How to Respond to Excited Delirium

This mysterious condition is a primary cause of in-custody death. Campus officers must know how to recognize it and respond appropriately.

Because law enforcement officers are often required to control subjects in various stages of agitation, it is important for them to understand that some of these subjects will be in a state of extreme physiologic stress. This state is often called “excited or agitated delirium.”

The condition of excited delirium is associated with a high risk of sudden death and is recognizable by its constellation of symptoms and signs, which may include: agitation, incoherence, elevated body temperature, paranoia, inappropriate and often violent behavior, constant motion and feats of incredible strength.

There Is No Single Cause
Subjects experiencing excited delirium have died in various situations, sometimes after exposure to less-than lethal weapons. But research has been performed to determine their role in excited delirium, and no single cause has been identified. Most credible experts believe excited delirium allows a subject to exhaust himself to death and that this phenomenon is independent of any device or technique used upon the subject.

Excited delirium is generally considered to be a potentially life-threatening medical emergency because of the significant metabolic stress it can place on the body and the fact that the subject experiencing it does not recognize the seriousness of his condition.

Risk factors for developing this condition appear to include male gender, illicit stimulant abuse (usually long-term), a known underlying mental illness (especially schizophrenia and paranoid conditions), or a history of taking mental illness medications. There are probably numerous persons in healthcare and educational facilities who have several of these risk factors, and being aware of these subjects in advance gives officers an advantage.

What Campus Officers Can Do
There are generally two basic things members of law enforcement agencies can initiate in their work practices that will greatly assist these people with this medical condition.

Learn to Recognize the Condition – Perhaps one of the more difficult things to learn is recognition of excited delirium. While the subject’s behavior may be of law enforcement’s concern and the person must be controlled for the safety of themselves and those around them (a primary law enforcement duty), he or she must also be evaluated by medical professionals sooner rather than later. The only way this will happen is if the officer recognizes the condition early.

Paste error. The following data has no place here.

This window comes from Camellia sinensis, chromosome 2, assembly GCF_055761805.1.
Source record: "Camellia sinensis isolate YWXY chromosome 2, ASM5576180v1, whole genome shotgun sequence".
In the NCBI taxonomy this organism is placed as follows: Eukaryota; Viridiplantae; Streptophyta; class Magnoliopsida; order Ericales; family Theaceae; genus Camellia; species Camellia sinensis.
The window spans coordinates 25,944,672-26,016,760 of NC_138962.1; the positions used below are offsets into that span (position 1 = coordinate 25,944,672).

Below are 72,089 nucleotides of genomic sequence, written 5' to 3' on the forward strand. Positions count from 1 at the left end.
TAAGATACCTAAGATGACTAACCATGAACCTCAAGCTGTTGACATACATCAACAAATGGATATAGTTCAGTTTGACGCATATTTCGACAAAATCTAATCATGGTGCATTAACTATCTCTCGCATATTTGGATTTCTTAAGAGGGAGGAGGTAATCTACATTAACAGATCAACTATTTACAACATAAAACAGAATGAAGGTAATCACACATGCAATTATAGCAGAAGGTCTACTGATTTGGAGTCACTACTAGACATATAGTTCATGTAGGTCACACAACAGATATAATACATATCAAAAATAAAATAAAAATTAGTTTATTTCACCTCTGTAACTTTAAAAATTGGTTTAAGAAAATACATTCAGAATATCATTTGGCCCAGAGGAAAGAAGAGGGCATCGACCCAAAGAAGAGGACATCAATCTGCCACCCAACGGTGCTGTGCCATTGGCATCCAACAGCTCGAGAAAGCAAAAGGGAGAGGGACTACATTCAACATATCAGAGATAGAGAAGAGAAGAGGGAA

Delirious, agitated and inappropriate behavior are the best indicators of excited delirium. This is much different than the often slowed, dulled and inappropriate behavior of simple alcohol intoxication. Some common behavior themes in excited delirium cases are:

  • Inappropriately running in traffic
  • Partial or full public nudity
  • Inappropriate and unprovoked acts of violence such as attacking windows, homes, cars, lights, etc.

If officers recognize this behavior upon arrival and can correlate it with some of the risk factors or other symptoms/signs as described above, it is likely they are dealing with a case of excited delirium.

Call for Help – Upon recognizing an excited delirium case, officers should call for backup. These subjects are difficult to control and can demonstrate paranoia, inappropriate violence and feats of great strength.

Next, officers should call for an EMS response. Remember that excited delirium subjects are at high risk for sudden death. This is not the person to be placed unattended in the back of a squad car once he is controlled. If the subject goes on to have a problem, it is much better to have him in the back of an ambulance with EMS personnel in attendance. The officer’s goal should be to have EMS stage away from the scene but arrive as soon as the subject is controlled so he can be evaluated.

These subjects will likely need rapid and aggressive medical sedation and evaluation at a hospital. If initiating something like this on a campus would represent a change in the current modus operandi, law enforcement may need to alert the local EMS authority of this change in practice and explain why it is a good idea.

It is important for officers to learn to recognize this syndrome for what it is: a medical emergency. Campus law enforcement agencies should provide officers with appropriate training and resources.


    Dr. Jeffrey Ho is a board-certified emergency medicine physician and a Fellow of the American College of Emergency Physicians. He regularly consults with law enforcement agencies on issues of in-custody death.

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